provider – not least a local doctor treating the insured – wants to deal with a senior medical practitioner. Ingle said: “Medical professionals have a different level of credibility and can communicate with other healthcare providers, since healthcare is a hierarchical industry. We have had cardiologists and oncologists on staff because they are better at talking to other physicians who are dealing with our patients or insurance.” Having the immediate assessment of medical treatment or a medical emergency, he suggested, helps assistance companies to move quickly in urgent cases.

Licensing requirements Aside from development, is it also necessary to be licensed and continue to practise medicine in a clinical setting in order to maintain skills? For Dr Patel, being a licensed doctor is ‘an absolute must’: “Being a practising physician in my opinion is important to maintaining clinical currency in an environment where changes in healthcare are happening at a rapid pace. Tis enables you to act from a position of authority when discussing clinical issues with colleagues around the world, and when working in the best interests of the insured.” Dr Gillingham considers medical licensure in the country of jurisdiction ‘mandatory’. On whether the medical director should continue to practise, he added: “Active practise [is] ideal unless the assistance physician is diligent about keeping up with the rapidly changing landscape in medicine (technology, role of artificial intelligence, and so forth).”

As an example of this, Dr Quinn said that he maintains a minimum of five clinical shifts per month: “Tis ensures my clinical

46 | International Travel & Health Insurance Journal

relevance and staying up-to-date clinically. Maintaining clinical practice adds value to all decisions made for patients, for leadership and in offering clients the best option at a most challenging time.” Te fact that many decisions have to be made quickly is an important factor here, suggested Dr Quinn: “Having a very well-rounded understanding of identifying pre-existing medical conditions, conditions that can have a rapid onset and are not necessarily related to past medical history, and the risk factors that contribute to many pathologies, is very helpful in making

A medical director’s knowledge and experience can carry weight when a third-party medical provider – not least a local doctor treating the insured – wants to deal with a senior medical practitioner

emergency decisions. Te ability to assess patient needs, best practices and the use of excellent clinical resources is a skill and talent that needs good balance with clinical practice.” He added that decisions to move patients are ultimately for the benefit of the patient’s condition, and not just ‘pressure from the family to get them home’ or just to ‘save insurers money’: “Indeed, having deep experience from both sides of the equation on the evacuation chain and offering best possible decisions to maximise patient outcomes requires a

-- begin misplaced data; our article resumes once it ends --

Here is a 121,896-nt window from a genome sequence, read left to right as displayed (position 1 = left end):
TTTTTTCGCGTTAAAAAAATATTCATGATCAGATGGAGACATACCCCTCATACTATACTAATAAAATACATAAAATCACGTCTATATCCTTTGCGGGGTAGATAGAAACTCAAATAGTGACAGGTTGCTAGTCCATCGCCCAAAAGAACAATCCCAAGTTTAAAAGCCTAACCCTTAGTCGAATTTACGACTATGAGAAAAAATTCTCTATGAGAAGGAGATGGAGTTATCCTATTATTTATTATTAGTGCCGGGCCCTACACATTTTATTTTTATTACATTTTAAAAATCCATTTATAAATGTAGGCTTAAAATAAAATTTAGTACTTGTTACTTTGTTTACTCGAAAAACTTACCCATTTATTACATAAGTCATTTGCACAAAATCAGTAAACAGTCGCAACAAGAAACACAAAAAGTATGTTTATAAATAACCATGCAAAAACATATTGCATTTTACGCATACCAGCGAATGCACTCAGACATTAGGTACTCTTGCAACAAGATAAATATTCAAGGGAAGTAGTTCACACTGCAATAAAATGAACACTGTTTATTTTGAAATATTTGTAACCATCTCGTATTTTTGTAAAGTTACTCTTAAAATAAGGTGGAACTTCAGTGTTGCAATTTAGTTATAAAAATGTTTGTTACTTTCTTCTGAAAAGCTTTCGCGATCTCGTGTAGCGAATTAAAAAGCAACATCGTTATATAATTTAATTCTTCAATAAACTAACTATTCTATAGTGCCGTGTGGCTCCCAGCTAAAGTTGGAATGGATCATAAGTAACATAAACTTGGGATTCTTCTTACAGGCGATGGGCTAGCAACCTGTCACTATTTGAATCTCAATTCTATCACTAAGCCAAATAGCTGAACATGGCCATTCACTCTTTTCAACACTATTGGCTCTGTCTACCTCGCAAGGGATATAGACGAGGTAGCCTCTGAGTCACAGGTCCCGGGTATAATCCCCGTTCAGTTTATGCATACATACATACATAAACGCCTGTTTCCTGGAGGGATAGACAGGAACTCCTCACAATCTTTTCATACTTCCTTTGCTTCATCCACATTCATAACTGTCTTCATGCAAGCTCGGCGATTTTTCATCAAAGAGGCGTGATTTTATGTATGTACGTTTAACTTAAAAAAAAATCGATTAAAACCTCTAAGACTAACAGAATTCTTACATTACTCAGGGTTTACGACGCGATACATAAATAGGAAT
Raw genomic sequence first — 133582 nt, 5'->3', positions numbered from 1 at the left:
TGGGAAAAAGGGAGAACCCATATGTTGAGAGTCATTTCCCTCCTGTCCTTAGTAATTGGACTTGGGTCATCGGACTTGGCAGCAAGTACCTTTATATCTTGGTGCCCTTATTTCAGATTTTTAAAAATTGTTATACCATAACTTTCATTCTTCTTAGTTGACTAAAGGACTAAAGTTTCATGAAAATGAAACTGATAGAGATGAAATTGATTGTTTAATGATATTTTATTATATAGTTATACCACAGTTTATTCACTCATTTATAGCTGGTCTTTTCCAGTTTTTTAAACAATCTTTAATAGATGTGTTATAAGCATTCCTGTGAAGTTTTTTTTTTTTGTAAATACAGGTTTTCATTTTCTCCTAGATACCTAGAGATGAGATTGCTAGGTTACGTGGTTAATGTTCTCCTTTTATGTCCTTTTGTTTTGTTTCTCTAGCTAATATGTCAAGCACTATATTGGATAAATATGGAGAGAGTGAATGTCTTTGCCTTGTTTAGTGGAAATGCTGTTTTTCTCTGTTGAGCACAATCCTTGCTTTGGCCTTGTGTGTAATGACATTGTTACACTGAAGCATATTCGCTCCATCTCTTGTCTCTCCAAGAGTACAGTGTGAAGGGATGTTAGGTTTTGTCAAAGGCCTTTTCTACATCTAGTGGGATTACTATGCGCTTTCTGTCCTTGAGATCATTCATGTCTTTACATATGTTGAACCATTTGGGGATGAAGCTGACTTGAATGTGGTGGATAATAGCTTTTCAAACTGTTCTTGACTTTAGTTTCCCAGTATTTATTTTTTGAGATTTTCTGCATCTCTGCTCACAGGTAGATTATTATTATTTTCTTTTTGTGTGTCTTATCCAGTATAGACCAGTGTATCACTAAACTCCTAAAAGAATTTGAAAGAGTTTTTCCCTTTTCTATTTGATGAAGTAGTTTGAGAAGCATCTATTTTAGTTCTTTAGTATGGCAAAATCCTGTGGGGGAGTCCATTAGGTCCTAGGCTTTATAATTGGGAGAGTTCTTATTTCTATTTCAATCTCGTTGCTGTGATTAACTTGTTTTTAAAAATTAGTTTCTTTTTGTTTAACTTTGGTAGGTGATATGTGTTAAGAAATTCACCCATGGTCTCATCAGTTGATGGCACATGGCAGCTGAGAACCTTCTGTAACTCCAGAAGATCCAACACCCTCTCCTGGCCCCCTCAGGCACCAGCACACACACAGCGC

practising doctor.” At marm, having a medical director who is a licensed doctor is also a ‘must rather than a preference’. Dr Umur told ITIJ: “Broadly speaking, 21st-Century medical directors need to be financially, politically and clinically savvy. Terefore, being a practising doctor is a preferable competency, which is encouraged for medical directors at our company.” Ingle International also prefers medical directors to be licensed and ‘in good standing’, said Ingle: “Being licensed usually results in better quality and better recognition for healthcare providers, as well as the possibility of having a strong network of doctors that they can rely on for additional support who are specialists in their fields.” However, he stops short of saying that being licensed is a must: “You can be an unlicensed physician as long as you have the required experience, background and knowledge.” Physicians can also be non-licensed to practise in the country they are currently in, but licensed in their home country, he suggested, although this may depend on the regulations in the particular country concerned. Whether a medical director is required to be registered and licensed to practise can come down to whether the regulating body determines that their work involves actually ‘practising’ medicine. Tis can be a grey area, as highlighted in a report by a UK medical practitioners tribunal issued in 2016 after a hearing involving an experienced doctor whose work was described as advising travel insurers (the doctor was applying to reregister after registration had lapsed some years earlier, simply due to non-payment of fees). Te report states that an expert witness ‘could not cite any published guidance’ from the relevant authorities ‘on what you actually need a licence to practise to do’. Te doctor’s lawyer submitted that ‘giving medical advice is not defined in law as necessitating registration and/or a licence’, and the tribunal chair noted in the report: “Whilst the Medical Act is explicit about what medical activities cannot be carried out by a non-registered doctor, it is not explicit … regarding what medical activities can be undertaken by a non- registered doctor.” Tere are many ingredients that go together to make a good medical director, but evaluating a case from all sides is the ultimate challenge, concludes Dr Gillingham: “A good assistance physician should be able to consider the needs of all parties (e.g. insurer, member, treating doctor) without compromising patient safety and wellbeing – perhaps the most formidable challenge of the job.” ■

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